John Patrick Shanley: I’d known Phil for years; we went on vacation together, his family still comes and visits. I knew him for a long time, and our families knew each other – but he was a private guy. When I came to him with Doubt, I called him up and said I’m going to do this and I’d like you to play the priest, Father Flynn.

He said, Oh man I have so much going on right now, but send it over, and I’ll read it. He called me the next day and said I’ll do it. He knew the play, but it’s a different thing with film. It’s incredibly subtle the way you make a play interesting as a movie and expand the text in a way that feels organic.


Shanley and the cast of 'Doubt. Zimbio


loaded: What was a memorable moment from filming Doubt with him?

John Patrick Shanley: The big scene for Phil was where he confronts Meryl’s character Sister Aloysius in the office. We rehearsed it on the set for awhile, and they’d just started to light. I stopped him and said, ‘the whole confrontation over the desk – it doesn’t work, you’re gonna have to come out from around the desk.’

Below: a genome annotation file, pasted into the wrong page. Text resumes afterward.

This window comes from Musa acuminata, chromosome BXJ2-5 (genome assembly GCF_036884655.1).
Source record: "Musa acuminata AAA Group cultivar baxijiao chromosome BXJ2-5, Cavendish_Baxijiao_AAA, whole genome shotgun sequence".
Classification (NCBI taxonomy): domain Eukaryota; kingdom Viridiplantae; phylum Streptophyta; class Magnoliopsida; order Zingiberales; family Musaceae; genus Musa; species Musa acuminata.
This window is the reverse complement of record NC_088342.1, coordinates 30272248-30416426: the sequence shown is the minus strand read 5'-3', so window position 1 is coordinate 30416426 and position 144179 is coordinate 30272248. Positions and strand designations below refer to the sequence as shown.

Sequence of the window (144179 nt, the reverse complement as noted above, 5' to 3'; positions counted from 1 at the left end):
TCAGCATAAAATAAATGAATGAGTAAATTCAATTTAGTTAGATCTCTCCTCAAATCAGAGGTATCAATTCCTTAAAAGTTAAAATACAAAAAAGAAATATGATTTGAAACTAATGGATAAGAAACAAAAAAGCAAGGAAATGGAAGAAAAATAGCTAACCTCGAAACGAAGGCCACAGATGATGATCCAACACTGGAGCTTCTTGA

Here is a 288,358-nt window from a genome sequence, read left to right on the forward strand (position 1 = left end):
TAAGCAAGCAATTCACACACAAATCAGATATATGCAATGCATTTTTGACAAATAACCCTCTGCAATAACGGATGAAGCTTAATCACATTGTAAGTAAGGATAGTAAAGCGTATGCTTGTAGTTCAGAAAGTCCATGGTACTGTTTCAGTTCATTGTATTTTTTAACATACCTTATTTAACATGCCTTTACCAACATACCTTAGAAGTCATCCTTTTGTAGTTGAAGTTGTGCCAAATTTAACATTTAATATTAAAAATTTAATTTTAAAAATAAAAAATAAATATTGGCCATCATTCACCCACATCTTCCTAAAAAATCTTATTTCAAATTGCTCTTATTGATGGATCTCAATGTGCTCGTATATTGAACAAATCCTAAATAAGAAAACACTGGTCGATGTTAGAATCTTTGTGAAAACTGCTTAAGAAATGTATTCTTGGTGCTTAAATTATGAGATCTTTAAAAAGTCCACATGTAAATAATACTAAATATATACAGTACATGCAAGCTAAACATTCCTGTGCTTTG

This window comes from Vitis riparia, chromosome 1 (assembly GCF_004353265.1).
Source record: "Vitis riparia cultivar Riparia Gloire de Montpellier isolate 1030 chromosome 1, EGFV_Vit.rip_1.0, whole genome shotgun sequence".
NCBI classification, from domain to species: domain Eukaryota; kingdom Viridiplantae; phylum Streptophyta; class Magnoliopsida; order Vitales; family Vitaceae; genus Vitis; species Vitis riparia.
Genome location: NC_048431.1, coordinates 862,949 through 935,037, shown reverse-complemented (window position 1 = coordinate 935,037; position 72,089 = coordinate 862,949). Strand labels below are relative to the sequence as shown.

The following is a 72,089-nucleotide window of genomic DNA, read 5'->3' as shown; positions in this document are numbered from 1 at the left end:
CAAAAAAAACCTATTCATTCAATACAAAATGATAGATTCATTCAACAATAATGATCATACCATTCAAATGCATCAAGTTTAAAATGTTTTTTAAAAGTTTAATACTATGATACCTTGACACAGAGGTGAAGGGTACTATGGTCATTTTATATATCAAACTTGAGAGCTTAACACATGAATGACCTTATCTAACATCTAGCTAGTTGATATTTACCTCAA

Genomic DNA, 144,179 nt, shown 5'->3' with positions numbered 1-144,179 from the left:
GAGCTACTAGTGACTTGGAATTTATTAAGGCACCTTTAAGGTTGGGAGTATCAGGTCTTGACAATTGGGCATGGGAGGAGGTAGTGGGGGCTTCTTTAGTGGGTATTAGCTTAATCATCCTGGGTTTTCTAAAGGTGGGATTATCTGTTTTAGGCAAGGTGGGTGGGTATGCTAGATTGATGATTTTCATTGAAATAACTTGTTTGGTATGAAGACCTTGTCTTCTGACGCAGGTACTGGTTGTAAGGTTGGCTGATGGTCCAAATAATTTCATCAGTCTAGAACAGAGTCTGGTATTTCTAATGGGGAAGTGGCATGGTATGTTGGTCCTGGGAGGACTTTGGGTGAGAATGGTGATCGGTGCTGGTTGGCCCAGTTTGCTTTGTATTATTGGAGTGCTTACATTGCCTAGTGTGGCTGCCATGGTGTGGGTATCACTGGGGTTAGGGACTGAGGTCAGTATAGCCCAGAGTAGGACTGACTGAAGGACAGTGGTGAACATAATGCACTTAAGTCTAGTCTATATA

He said, ‘Well, that’s not what we rehearsed.’ But he went with it, and we went through it again. Well, he came out from behind that desk like a car coming at you, and I’m sure it had a lot to do with his rage towards me changing it, [laughs]. He was very easy to work with.

He just had a dark cloud over him and spent a lot of time in his dressing room staring out the window smoking. He was suffering as a person, in ways I couldn’t understand. But it was a terrible shock when he died. He was friends with every person I’m close with, so it was traumatic. He knew my children. I can’t explain it. It was rough; I was useless for three months.



He’s always busy with something, despite the fact that he insists he needs a break. I doubt that will happen. He’s got too much left to write. 

Thanks for speaking with loaded John Patrick Shanley!